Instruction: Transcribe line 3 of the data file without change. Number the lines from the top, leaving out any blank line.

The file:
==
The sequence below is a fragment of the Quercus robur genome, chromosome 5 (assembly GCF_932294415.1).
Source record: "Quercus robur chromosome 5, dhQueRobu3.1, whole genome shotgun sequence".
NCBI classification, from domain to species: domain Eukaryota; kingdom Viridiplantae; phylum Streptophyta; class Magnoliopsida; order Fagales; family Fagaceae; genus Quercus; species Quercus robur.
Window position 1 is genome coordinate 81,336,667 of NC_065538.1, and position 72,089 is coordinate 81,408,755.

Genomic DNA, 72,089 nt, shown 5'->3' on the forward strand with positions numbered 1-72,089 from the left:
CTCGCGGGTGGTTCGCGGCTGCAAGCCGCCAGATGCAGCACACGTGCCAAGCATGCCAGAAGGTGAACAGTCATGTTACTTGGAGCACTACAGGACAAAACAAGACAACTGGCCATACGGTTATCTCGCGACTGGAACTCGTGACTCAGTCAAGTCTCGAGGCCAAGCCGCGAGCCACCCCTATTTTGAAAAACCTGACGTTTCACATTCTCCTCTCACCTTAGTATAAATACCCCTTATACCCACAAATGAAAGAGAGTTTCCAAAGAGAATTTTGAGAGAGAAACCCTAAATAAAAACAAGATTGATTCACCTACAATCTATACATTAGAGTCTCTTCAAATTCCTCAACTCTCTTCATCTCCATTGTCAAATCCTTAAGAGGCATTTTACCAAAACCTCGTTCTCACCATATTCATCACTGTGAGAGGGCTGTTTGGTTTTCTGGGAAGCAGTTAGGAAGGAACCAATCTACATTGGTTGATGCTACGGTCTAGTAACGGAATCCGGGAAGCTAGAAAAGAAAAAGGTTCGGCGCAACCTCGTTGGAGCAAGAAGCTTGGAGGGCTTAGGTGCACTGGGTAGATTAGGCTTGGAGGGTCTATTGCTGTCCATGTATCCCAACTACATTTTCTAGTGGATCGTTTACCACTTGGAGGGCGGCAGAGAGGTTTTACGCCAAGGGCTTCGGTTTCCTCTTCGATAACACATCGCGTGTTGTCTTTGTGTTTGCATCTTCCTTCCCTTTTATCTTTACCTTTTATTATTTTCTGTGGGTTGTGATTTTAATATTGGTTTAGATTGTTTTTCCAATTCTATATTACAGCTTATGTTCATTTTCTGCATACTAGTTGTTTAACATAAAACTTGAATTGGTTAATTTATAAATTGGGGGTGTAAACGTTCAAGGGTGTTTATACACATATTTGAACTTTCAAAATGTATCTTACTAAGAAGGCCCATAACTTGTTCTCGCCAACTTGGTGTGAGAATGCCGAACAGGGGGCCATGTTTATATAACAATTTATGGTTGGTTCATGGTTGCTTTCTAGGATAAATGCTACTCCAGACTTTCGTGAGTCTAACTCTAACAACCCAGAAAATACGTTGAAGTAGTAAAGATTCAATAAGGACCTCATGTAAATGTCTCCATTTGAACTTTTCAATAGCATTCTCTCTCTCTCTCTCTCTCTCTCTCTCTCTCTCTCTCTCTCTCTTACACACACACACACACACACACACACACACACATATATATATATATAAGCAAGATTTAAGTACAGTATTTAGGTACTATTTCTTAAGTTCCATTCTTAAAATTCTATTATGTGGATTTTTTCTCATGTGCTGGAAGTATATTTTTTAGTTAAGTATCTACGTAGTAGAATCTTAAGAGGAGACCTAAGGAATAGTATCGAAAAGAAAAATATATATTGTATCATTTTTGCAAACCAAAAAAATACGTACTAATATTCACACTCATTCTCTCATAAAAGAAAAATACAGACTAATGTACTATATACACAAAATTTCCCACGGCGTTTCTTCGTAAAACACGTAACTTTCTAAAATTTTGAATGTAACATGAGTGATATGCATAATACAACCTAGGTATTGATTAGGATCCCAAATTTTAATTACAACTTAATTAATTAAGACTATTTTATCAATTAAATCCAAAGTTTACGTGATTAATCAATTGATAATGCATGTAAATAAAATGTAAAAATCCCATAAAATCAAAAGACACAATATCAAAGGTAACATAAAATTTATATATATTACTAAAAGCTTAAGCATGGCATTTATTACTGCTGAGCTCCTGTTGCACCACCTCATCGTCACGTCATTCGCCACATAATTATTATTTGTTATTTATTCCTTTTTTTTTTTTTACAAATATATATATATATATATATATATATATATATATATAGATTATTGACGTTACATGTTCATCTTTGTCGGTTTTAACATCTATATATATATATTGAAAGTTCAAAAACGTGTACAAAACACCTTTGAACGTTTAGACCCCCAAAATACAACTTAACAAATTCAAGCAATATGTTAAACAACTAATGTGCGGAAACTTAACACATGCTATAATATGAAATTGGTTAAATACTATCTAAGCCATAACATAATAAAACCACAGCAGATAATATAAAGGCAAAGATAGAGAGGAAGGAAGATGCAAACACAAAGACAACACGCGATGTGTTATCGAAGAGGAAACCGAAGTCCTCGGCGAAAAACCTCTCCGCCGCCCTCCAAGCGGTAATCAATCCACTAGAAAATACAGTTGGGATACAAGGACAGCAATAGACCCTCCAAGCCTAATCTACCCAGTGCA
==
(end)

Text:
NCBI classification, from domain to species: domain Eukaryota; kingdom Viridiplantae; phylum Streptophyta; class Magnoliopsida; order Fagales; family Fagaceae; genus Quercus; species Quercus robur.